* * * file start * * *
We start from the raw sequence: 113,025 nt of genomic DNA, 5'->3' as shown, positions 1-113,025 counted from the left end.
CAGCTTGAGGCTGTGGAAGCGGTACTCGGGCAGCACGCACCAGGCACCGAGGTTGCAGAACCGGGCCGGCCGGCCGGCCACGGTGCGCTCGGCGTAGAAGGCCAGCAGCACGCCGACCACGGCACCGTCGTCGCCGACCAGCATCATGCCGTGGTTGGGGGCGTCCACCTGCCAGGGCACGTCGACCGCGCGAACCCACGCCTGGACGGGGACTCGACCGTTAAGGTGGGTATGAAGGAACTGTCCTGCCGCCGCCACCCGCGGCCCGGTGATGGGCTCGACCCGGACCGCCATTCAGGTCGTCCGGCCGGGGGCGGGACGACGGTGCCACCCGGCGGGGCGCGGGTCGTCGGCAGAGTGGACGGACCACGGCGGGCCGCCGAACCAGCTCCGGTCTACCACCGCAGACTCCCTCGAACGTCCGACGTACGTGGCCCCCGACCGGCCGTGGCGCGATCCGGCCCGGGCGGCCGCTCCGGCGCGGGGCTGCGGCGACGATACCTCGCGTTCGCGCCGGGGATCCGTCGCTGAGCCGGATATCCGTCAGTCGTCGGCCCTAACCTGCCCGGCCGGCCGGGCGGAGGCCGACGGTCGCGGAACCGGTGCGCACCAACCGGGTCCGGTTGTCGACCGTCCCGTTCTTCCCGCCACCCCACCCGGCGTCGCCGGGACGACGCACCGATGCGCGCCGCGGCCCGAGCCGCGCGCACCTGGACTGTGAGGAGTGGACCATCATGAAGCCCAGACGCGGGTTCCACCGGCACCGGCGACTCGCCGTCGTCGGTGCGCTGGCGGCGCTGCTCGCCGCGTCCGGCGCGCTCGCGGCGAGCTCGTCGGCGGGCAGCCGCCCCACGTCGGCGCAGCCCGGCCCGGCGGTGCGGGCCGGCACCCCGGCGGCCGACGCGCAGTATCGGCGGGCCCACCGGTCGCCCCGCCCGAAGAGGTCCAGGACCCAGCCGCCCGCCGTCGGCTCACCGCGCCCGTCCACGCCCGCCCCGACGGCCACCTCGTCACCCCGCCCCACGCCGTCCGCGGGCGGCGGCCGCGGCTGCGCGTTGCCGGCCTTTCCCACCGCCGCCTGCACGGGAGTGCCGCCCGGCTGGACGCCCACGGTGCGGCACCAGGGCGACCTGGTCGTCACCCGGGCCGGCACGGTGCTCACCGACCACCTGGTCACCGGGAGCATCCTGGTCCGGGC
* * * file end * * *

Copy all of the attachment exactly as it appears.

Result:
We start from the raw sequence: 113,025 nt of genomic DNA, 5'->3' as shown, positions 1-113,025 counted from the left end.
CAGCTTGAGGCTGTGGAAGCGGTACTCGGGCAGCACGCACCAGGCACCGAGGTTGCAGAACCGGGCCGGCCGGCCGGCCACGGTGCGCTCGGCGTAGAAGGCCAGCAGCACGCCGACCACGGCACCGTCGTCGCCGACCAGCATCATGCCGTGGTTGGGGGCGTCCACCTGCCAGGGCACGTCGACCGCGCGAACCCACGCCTGGACGGGGACTCGACCGTTAAGGTGGGTATGAAGGAACTGTCCTGCCGCCGCCACCCGCGGCCCGGTGATGGGCTCGACCCGGACCGCCATTCAGGTCGTCCGGCCGGGGGCGGGACGACGGTGCCACCCGGCGGGGCGCGGGTCGTCGGCAGAGTGGACGGACCACGGCGGGCCGCCGAACCAGCTCCGGTCTACCACCGCAGACTCCCTCGAACGTCCGACGTACGTGGCCCCCGACCGGCCGTGGCGCGATCCGGCCCGGGCGGCCGCTCCGGCGCGGGGCTGCGGCGACGATACCTCGCGTTCGCGCCGGGGATCCGTCGCTGAGCCGGATATCCGTCAGTCGTCGGCCCTAACCTGCCCGGCCGGCCGGGCGGAGGCCGACGGTCGCGGAACCGGTGCGCACCAACCGGGTCCGGTTGTCGACCGTCCCGTTCTTCCCGCCACCCCACCCGGCGTCGCCGGGACGACGCACCGATGCGCGCCGCGGCCCGAGCCGCGCGCACCTGGACTGTGAGGAGTGGACCATCATGAAGCCCAGACGCGGGTTCCACCGGCACCGGCGACTCGCCGTCGTCGGTGCGCTGGCGGCGCTGCTCGCCGCGTCCGGCGCGCTCGCGGCGAGCTCGTCGGCGGGCAGCCGCCCCACGTCGGCGCAGCCCGGCCCGGCGGTGCGGGCCGGCACCCCGGCGGCCGACGCGCAGTATCGGCGGGCCCACCGGTCGCCCCGCCCGAAGAGGTCCAGGACCCAGCCGCCCGCCGTCGGCTCACCGCGCCCGTCCACGCCCGCCCCGACGGCCACCTCGTCACCCCGCCCCACGCCGTCCGCGGGCGGCGGCCGCGGCTGCGCGTTGCCGGCCTTTCCCACCGCCGCCTGCACGGGAGTGCCGCCCGGCTGGACGCCCACGGTGCGGCACCAGGGCGACCTGGTCGTCACCCGGGCCGGCACGGTGCTCACCGACCACCTGGTCACCGGGAGCATCCTGGTCCGGGC